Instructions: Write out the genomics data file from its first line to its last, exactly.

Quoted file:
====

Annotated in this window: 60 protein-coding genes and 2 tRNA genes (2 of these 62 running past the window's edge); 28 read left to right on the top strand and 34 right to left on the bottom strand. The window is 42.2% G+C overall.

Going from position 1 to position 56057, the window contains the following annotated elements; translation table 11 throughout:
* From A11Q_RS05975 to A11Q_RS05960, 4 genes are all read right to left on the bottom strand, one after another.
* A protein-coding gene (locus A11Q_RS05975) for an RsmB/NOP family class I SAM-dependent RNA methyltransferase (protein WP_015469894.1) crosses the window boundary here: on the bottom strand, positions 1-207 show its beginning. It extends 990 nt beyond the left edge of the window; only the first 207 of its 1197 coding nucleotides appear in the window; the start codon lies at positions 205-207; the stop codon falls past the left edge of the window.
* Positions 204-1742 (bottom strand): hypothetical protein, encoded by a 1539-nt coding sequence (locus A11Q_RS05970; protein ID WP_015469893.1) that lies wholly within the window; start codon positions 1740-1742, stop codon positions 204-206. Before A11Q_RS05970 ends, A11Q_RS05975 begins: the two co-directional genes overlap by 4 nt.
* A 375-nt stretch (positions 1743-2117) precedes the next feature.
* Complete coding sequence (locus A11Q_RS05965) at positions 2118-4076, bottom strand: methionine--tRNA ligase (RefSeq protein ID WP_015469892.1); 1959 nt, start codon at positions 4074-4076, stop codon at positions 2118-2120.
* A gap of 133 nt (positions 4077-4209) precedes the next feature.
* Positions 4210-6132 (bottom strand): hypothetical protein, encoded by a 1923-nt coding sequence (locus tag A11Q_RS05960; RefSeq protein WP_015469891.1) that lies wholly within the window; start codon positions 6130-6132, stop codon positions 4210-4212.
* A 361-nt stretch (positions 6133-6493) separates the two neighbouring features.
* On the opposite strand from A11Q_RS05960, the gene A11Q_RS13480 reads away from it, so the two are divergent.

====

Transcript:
Annotated in this window: 60 protein-coding genes and 2 tRNA genes (2 of these 62 running past the window's edge); 28 read left to right on the top strand and 34 right to left on the bottom strand. The window is 42.2% G+C overall.

Going from position 1 to position 56057, the window contains the following annotated elements; translation table 11 throughout:
* From A11Q_RS05975 to A11Q_RS05960, 4 genes are all read right to left on the bottom strand, one after another.
* A protein-coding gene (locus A11Q_RS05975) for an RsmB/NOP family class I SAM-dependent RNA methyltransferase (protein WP_015469894.1) crosses the window boundary here: on the bottom strand, positions 1-207 show its beginning. It extends 990 nt beyond the left edge of the window; only the first 207 of its 1197 coding nucleotides appear in the window; the start codon lies at positions 205-207; the stop codon falls past the left edge of the window.
* Positions 204-1742 (bottom strand): hypothetical protein, encoded by a 1539-nt coding sequence (locus A11Q_RS05970; protein ID WP_015469893.1) that lies wholly within the window; start codon positions 1740-1742, stop codon positions 204-206. Before A11Q_RS05970 ends, A11Q_RS05975 begins: the two co-directional genes overlap by 4 nt.
* A 375-nt stretch (positions 1743-2117) precedes the next feature.
* Complete coding sequence (locus A11Q_RS05965) at positions 2118-4076, bottom strand: methionine--tRNA ligase (RefSeq protein ID WP_015469892.1); 1959 nt, start codon at positions 4074-4076, stop codon at positions 2118-2120.
* A gap of 133 nt (positions 4077-4209) precedes the next feature.
* Positions 4210-6132 (bottom strand): hypothetical protein, encoded by a 1923-nt coding sequence (locus tag A11Q_RS05960; RefSeq protein WP_015469891.1) that lies wholly within the window; start codon positions 6130-6132, stop codon positions 4210-4212.
* A 361-nt stretch (positions 6133-6493) separates the two neighbouring features.
* On the opposite strand from A11Q_RS05960, the gene A11Q_RS13480 reads away from it, so the two are divergent.